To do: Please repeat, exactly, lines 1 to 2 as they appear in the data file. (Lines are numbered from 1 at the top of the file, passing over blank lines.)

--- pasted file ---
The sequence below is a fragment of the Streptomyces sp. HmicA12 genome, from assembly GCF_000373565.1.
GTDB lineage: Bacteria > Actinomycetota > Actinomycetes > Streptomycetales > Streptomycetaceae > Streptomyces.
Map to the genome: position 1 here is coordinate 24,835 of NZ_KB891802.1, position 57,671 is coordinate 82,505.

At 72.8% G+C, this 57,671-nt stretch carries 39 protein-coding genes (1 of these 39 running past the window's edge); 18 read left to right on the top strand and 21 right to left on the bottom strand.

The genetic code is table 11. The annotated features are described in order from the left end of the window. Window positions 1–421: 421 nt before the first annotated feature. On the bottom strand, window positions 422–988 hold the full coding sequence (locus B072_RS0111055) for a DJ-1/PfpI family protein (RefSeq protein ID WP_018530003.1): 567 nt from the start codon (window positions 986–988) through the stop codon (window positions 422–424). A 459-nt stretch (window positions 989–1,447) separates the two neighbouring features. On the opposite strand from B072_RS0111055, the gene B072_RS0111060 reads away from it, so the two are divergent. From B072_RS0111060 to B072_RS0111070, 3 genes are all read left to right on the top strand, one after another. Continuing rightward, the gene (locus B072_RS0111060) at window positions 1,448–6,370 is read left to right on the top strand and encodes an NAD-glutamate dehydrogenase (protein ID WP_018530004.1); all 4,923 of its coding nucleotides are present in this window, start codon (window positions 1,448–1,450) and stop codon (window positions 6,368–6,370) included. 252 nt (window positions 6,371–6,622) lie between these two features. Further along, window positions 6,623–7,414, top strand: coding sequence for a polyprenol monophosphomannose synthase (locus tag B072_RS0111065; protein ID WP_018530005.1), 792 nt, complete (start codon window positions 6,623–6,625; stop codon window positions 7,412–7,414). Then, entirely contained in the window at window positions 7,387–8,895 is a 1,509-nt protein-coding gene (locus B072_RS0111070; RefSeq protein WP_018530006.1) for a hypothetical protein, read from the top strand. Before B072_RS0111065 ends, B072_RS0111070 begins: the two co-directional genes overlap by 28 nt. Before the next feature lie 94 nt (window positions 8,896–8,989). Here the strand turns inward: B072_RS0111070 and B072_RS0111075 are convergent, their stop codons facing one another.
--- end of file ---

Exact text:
The sequence below is a fragment of the Streptomyces sp. HmicA12 genome, from assembly GCF_000373565.1.
GTDB lineage: Bacteria > Actinomycetota > Actinomycetes > Streptomycetales > Streptomycetaceae > Streptomyces.